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verb form: the aorist

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verb form: the aorist

Postby smmpm » Fri Dec 06, 2002 8:53 pm

how can I identify the aorist form in a sentence? what are the possible traps I may find...like mistaking it for another similar verb form
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Re:verb form: the aorist

Postby annis » Fri Jan 03, 2003 5:10 pm

There are many traps! <br /><br />Usually Greek grammars will say there are two kinds of aorist, helpfully called "first aorist" and "second aorist." Sometimes the first aorist gets called the sigmatic aorist, since it adds a sigma to the stem.<br /><br />I give a quick rundown of the various ways of forming the aorist (actually three, not two) at http://www.aoidoi.org/articles/pharr/aorist1.php.
William S. Annis — http://www.aoidoi.org/http://www.scholiastae.org/
τίς πατέρ' αἰνήσει εἰ μὴ κακοδαίμονες υἱοί;
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Re:verb form: the aorist

Postby klwps » Sun Mar 16, 2003 5:54 pm

Which form of the aorist: active, middle, or passive voice? ???<br /> You can also download Smythe's Greek Grammar, which gives an<br />excellent treatment on the aorist in all its aspects.
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Re:verb form: the aorist

Postby Elucubrator » Sat Apr 19, 2003 3:50 am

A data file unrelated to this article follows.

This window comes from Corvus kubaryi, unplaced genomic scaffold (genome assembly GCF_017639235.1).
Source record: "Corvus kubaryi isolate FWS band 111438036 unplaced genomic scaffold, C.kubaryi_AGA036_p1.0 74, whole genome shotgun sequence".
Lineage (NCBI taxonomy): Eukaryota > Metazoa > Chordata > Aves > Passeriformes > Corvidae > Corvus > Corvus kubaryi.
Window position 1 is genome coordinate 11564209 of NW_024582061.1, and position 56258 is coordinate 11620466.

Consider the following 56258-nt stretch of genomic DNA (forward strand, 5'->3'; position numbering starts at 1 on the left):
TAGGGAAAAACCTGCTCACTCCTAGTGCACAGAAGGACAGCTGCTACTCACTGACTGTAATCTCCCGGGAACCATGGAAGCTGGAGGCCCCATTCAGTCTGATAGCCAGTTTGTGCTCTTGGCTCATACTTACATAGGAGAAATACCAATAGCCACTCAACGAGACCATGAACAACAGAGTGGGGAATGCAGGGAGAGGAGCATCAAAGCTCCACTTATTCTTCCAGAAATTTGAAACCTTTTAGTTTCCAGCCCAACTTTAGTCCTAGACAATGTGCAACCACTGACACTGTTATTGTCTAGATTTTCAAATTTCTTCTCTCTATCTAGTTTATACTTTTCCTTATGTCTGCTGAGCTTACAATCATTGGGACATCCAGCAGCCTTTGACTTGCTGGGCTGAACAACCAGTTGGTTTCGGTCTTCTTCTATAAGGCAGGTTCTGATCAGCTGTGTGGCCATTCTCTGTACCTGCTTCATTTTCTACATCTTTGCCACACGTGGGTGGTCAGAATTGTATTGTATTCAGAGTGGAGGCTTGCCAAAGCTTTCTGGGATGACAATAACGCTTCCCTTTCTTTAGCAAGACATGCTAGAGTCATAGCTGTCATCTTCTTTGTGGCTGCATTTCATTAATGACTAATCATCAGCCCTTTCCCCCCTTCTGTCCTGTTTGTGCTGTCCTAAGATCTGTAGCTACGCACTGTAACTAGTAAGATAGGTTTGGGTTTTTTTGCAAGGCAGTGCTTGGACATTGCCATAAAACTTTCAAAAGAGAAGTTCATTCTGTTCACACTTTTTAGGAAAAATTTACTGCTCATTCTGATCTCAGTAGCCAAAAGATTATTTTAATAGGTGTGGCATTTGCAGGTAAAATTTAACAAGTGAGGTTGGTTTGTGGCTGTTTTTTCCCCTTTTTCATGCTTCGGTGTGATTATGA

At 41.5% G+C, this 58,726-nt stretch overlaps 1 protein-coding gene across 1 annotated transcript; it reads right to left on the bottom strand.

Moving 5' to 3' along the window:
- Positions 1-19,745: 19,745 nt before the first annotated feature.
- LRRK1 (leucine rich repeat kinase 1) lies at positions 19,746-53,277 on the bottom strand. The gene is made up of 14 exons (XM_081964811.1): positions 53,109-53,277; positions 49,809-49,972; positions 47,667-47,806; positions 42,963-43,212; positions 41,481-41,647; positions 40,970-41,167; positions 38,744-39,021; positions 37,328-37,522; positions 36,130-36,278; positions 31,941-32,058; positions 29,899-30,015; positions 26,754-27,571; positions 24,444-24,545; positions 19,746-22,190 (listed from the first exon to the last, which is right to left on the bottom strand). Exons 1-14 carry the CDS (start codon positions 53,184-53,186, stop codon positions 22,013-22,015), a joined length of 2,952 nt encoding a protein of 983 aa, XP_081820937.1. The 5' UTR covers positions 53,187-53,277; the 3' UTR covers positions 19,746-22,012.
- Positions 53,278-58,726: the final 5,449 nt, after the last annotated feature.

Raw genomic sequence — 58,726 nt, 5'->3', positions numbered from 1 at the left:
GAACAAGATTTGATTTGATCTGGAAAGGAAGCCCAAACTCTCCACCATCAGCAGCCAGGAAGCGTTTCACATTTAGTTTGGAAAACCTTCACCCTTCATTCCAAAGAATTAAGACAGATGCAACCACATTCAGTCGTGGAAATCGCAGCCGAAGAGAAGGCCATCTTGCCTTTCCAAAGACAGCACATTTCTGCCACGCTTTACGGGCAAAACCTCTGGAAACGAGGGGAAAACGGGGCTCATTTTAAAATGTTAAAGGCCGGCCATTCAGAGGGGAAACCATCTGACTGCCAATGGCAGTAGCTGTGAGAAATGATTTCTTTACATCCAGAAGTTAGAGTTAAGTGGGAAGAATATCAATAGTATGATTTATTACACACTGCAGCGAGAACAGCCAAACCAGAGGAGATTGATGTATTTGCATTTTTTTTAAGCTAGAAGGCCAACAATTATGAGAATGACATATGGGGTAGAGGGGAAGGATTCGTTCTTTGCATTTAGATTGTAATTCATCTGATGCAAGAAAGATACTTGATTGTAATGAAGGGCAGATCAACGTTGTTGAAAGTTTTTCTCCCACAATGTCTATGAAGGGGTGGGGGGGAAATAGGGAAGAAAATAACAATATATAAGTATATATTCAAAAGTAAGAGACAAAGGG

The first thing that will help you readily identify the aorist is to master all six principal parts for each Greek verb you learn. As William pointed out the "sigmatic" aorist has a sigma added to the stem, which sometimes remains visible as a sigma (as in the verb "luo" ---> "elusa") and sometimes combines with the consonant in the verb stem to produce one of the double consonants ( as in "pempo" ---> "epempsa", where -ps- represents the Greek letter psi) but be careful, this could be a future indicative as well, or an aorist subjunctive, and maybe even any number of other things that I can't think about right now, and probably don't matter. Again the first best thing you can do is to master the principal parts of the verbs you learn, and drill yourself over paradigms. Pick a new verb each morning and write out its entire conjugation, one a day. The patterns will slowly start to emerge, while you are training yourself in this way and also developing stronger writing muscles. :) Look for these elements as you continue your reading:<br /><br />(1) an initial epsilon. the past indicative augment. Remember that the aorist often indicates past time, and that indicative verbs take a past indicative augment. This does not happen, however in the Subjunctive, Optative, Infinitive, Imperative, or Participal, which is why this epsilon augment is called the past "Indicative" augment. Remember that. ;)<br /><br />(2) in the sigmatic aorists, the tense vowel of the aorist is an alpha, not an omicron or epsilon as in the present and future indicative tenses. But as "klwps" has already alluded to, this is only the case with the aorist active and middle. The passive will often have an aspirated stem consonant. (in the same verbs above "luw" ---> "elu8hv" and "pempw" ---> "epemph8hv" :w = omega, 8 = theta, h = eta, v = nu, and -ph- = phi)<br /><br />(3) if it is a second aorist, the only difference between the aorist indicative and the imperfect indicative will be a slightly altered and shortened tense stem. (in the verb "leipw" the imperfect is "eleipov", and the aorist indicative is "elipov". The only difference being the change from -leip- to -lip-.<br /><br />Well, I hope this has helped rather than increased your confusion. You could try to memorise these points, but don't bother. Just be aware of them, and work on learning all principal parts of the verbs and writing out the conjugations. Soon, everything that was confusing before will become second nature. Try to internalise as much of the language as possible and become a natural reader, soon you will be able to set aside the scalpel of the forensic philologist without the need to disect and identify your forms any longer. ;)<br /><br />vale bene,<br />Seba<br /><br />
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